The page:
The Maidstone Museums Foundation is a registered charity whose objectives are to support the town’s museums. Chairman Mark Baker said, “The involvement of Prince Mohsin Ali Khan once again highlights the importance of our museums. Maidstone Museum is the de facto county museum of Kent and we are delighted that the Prince has chosen to lend his support for our campaign to make our excellent museums even better.”

Established in 1858 and situated in the heart of Kent’s County Town and housed in a range of historic listed buildings, Maidstone Museum contains over 600,000 artefacts and specimens, making it the largest collection in Kent and one of the best regional museums in the South East of England. Its collections are outstanding in their diversity and quality and consist of approximately 660,000 artefacts and specimens. They include regionally significant holdings of fine and decorative art, archaeology, palaeontology, natural history, costume, ethnography and military history. The Anglo-Saxon and Japanese art collections are of national importance.

Maidstone Borough Council operates three museums; Maidstone Museum & Bentlif Art Gallery; the Tyrwhitt-Drake Museum of Carriages; and the Queen’s Own Royal West Kent Regiment Museum.


The Shaheed Nanak Singh Foundation

“Honouring those who honour India”

www.shaheednanaksingh.com

The Hon. Chief Minister of Delhi, Mrs. Sheila Dixit, handed over 100 Ice Boxes donated by The Shaheed Nanak Singh Foundation UK to Auto Drivers at her residence on Janpath Road on the 25th July 2009. This will enable them to supplement their income by selling cold drinks to their passengers.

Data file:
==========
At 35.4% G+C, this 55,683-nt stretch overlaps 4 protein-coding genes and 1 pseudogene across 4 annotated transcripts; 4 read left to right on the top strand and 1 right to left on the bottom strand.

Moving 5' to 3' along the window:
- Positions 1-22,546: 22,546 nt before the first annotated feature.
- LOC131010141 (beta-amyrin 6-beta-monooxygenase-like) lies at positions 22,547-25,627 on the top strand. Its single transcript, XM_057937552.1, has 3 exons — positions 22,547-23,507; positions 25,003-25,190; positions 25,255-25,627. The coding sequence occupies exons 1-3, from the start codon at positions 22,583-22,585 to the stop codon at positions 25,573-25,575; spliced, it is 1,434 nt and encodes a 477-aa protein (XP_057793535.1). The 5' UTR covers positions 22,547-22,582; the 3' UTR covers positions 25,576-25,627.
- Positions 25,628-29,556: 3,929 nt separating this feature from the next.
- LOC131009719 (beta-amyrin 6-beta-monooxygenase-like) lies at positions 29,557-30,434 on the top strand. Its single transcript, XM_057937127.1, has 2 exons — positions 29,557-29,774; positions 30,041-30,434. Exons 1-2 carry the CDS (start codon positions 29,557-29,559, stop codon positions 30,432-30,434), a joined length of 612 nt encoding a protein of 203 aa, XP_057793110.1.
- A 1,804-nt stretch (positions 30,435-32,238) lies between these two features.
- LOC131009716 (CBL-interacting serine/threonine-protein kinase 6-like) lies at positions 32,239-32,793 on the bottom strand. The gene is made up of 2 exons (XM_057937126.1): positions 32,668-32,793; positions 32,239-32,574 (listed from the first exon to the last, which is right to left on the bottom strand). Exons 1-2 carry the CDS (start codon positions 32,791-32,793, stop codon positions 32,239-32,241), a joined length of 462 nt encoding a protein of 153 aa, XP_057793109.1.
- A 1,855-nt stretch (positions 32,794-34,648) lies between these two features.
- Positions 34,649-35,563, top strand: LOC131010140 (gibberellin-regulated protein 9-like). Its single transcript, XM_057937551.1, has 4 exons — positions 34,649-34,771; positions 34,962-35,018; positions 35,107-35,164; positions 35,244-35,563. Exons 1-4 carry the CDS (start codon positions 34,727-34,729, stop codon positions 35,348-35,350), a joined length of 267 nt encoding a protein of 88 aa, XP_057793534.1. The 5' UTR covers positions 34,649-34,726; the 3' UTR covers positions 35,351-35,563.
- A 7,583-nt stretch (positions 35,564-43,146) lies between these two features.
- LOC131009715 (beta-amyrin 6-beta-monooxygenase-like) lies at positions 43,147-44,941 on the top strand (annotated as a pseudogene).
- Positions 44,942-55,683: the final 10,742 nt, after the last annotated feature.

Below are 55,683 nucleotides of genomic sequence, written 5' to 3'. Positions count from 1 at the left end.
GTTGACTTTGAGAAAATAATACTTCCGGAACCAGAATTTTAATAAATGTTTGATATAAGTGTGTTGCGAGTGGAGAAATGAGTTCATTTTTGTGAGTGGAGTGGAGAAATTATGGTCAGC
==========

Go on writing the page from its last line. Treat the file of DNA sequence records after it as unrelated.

This is the beginning of a Historic Welfare project initiated with the pioneering support of the Shaheed Nanak Singh Foundation UK and has been coordinated by ‘MISSION VIJAY’, Nafisa Ali's ‘ACTION INDIA’ and the Delhi Government under the banner of the ‘Bhaghidari Project’.

The profit generated from the sale of the cold drinks will go towards alleviating poverty. The aim is to eventfully supply over 0.4million Auto Drivers in the country with these ice boxes. The Auto Drivers would also be trained to be Home Guards and Tourist Guides by Ex Servicemen. All coordinators/distributors will be ex-servicemen, disabled soldiers or War Widows.


Overcoming Obstacles

Munira Panjwani, MBA

Student of the Year 2009

Anyone who attains an MBA has made an undeniable achievement; however, some students stand out from the crowd for one reason or another.

In the MBA class of 2009 there is such a student in Munira Panjwani. Munira’s drive and commitment to achieving her dream has brought recognition as ‘Student of the Year’. To understand her impressive achievements, it is necessary to understand the culture and background of Munira.

She was one of the participants in an international MBA conference at the University of Leicester on 8 June.

Munira is the eldest daughter in a family of five children, from whose family is first generation Asian immigrants from Malawi, Africa. Her family brought with them their religion and strong adherence to their Asian culture and heritage. For Munira, being female meant an expectation of early marriage and she was not allowed to pursue an academic qualification beyond a basic level of education. She was not expected to have a career of any kind.

Having completed her A levels, and against the advice of her teachers, Munira abandoned her education and prepared for marriage.